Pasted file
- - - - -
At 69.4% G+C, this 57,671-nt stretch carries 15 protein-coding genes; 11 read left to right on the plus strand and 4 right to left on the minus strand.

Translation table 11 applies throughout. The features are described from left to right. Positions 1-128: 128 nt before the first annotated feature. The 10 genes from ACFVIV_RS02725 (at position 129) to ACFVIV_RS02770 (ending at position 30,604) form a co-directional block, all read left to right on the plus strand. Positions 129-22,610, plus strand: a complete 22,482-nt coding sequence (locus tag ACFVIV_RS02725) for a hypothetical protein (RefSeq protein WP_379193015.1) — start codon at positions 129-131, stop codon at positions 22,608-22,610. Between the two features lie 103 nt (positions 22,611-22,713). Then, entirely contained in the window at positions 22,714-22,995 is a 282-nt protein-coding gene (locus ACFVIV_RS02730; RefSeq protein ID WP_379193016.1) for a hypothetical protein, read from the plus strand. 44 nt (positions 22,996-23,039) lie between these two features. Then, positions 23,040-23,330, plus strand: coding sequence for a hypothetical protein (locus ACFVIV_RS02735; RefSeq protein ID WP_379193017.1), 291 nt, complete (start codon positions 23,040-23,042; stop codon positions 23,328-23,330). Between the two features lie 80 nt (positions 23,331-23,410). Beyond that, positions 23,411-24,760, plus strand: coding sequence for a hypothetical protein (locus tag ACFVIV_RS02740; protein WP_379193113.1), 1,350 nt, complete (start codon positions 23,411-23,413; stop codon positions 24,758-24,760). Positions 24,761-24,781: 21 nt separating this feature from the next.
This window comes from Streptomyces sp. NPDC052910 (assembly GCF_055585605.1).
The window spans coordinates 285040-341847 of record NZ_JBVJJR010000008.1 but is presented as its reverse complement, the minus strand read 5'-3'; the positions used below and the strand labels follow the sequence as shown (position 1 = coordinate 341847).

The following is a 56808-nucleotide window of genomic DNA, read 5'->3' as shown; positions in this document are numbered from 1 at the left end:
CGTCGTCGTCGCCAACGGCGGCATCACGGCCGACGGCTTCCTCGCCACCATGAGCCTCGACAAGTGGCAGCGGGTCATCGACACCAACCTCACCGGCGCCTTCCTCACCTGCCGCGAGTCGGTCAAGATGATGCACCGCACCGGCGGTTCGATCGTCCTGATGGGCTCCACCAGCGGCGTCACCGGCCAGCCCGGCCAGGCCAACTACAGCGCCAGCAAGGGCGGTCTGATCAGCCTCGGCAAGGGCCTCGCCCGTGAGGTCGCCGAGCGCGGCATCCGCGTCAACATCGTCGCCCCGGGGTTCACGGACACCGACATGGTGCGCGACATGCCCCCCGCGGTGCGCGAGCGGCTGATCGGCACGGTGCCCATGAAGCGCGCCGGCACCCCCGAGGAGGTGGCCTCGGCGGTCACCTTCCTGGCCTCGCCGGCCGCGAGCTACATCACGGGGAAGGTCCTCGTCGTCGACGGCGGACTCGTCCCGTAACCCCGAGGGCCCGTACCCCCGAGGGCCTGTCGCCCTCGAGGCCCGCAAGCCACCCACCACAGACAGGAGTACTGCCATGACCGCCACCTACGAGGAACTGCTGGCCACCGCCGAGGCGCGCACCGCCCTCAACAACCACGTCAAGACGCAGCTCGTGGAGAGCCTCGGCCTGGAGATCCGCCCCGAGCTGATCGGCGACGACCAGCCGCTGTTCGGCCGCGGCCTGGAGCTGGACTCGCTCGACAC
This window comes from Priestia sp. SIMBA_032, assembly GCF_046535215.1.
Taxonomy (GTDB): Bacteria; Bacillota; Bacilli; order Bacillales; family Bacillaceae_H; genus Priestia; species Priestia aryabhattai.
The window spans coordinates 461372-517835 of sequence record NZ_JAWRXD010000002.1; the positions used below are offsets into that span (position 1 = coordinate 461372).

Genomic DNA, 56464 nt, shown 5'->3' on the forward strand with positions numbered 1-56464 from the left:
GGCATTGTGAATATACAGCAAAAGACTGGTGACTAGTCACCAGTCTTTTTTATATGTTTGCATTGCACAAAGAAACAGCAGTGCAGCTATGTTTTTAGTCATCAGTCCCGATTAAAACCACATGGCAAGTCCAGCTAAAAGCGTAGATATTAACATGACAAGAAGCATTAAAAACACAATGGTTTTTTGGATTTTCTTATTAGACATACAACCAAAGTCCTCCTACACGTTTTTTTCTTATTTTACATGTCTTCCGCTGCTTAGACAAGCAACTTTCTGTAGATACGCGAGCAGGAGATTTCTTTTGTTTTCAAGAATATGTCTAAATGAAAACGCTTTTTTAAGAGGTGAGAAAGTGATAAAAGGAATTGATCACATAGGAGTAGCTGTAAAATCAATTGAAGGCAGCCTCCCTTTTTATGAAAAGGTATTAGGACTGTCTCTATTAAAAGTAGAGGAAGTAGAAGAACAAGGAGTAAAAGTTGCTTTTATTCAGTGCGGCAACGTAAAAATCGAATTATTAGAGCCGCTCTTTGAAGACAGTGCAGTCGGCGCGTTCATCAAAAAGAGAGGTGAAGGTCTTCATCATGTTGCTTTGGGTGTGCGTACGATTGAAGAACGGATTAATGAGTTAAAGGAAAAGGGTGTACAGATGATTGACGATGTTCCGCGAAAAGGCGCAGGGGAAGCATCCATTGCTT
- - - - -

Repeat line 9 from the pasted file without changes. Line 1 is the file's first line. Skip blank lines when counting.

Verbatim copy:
The window spans coordinates 461372-517835 of sequence record NZ_JAWRXD010000002.1; the positions used below are offsets into that span (position 1 = coordinate 461372).